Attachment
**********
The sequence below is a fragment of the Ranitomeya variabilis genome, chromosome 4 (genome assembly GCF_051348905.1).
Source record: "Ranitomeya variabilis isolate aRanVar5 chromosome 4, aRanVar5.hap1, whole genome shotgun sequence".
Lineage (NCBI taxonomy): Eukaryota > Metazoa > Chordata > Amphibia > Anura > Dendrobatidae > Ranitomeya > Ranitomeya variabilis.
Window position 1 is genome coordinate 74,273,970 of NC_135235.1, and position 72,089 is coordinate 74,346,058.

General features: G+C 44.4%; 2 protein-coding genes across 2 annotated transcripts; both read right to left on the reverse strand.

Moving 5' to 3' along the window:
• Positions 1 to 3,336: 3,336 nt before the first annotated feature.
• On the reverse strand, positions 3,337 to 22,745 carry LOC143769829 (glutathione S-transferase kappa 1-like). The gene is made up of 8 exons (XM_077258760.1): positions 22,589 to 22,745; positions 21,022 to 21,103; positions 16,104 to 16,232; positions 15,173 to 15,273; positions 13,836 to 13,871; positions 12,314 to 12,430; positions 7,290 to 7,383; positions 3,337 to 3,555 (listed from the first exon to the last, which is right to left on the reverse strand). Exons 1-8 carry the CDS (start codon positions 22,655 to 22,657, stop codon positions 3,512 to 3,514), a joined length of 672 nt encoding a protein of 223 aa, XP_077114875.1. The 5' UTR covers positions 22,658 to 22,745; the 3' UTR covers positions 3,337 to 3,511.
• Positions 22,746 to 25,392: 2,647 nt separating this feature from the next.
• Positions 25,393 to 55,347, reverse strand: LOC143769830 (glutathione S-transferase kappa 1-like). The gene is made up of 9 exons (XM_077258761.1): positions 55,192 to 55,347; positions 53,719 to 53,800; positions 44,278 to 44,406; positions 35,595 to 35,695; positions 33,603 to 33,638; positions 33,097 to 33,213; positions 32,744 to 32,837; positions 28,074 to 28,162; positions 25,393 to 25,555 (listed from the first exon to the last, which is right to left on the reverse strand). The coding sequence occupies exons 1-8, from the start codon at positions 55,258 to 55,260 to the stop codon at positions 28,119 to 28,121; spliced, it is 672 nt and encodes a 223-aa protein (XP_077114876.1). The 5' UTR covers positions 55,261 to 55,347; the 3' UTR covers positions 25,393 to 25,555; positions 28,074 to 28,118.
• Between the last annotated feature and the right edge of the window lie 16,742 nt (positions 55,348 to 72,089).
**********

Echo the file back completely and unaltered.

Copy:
The sequence below is a fragment of the Ranitomeya variabilis genome, chromosome 4 (genome assembly GCF_051348905.1).
Source record: "Ranitomeya variabilis isolate aRanVar5 chromosome 4, aRanVar5.hap1, whole genome shotgun sequence".
Lineage (NCBI taxonomy): Eukaryota > Metazoa > Chordata > Amphibia > Anura > Dendrobatidae > Ranitomeya > Ranitomeya variabilis.
Window position 1 is genome coordinate 74,273,970 of NC_135235.1, and position 72,089 is coordinate 74,346,058.

General features: G+C 44.4%; 2 protein-coding genes across 2 annotated transcripts; both read right to left on the reverse strand.

Moving 5' to 3' along the window:
• Positions 1 to 3,336: 3,336 nt before the first annotated feature.
• On the reverse strand, positions 3,337 to 22,745 carry LOC143769829 (glutathione S-transferase kappa 1-like). The gene is made up of 8 exons (XM_077258760.1): positions 22,589 to 22,745; positions 21,022 to 21,103; positions 16,104 to 16,232; positions 15,173 to 15,273; positions 13,836 to 13,871; positions 12,314 to 12,430; positions 7,290 to 7,383; positions 3,337 to 3,555 (listed from the first exon to the last, which is right to left on the reverse strand). Exons 1-8 carry the CDS (start codon positions 22,655 to 22,657, stop codon positions 3,512 to 3,514), a joined length of 672 nt encoding a protein of 223 aa, XP_077114875.1. The 5' UTR covers positions 22,658 to 22,745; the 3' UTR covers positions 3,337 to 3,511.
• Positions 22,746 to 25,392: 2,647 nt separating this feature from the next.
• Positions 25,393 to 55,347, reverse strand: LOC143769830 (glutathione S-transferase kappa 1-like). The gene is made up of 9 exons (XM_077258761.1): positions 55,192 to 55,347; positions 53,719 to 53,800; positions 44,278 to 44,406; positions 35,595 to 35,695; positions 33,603 to 33,638; positions 33,097 to 33,213; positions 32,744 to 32,837; positions 28,074 to 28,162; positions 25,393 to 25,555 (listed from the first exon to the last, which is right to left on the reverse strand). The coding sequence occupies exons 1-8, from the start codon at positions 55,258 to 55,260 to the stop codon at positions 28,119 to 28,121; spliced, it is 672 nt and encodes a 223-aa protein (XP_077114876.1). The 5' UTR covers positions 55,261 to 55,347; the 3' UTR covers positions 25,393 to 25,555; positions 28,074 to 28,118.
• Between the last annotated feature and the right edge of the window lie 16,742 nt (positions 55,348 to 72,089).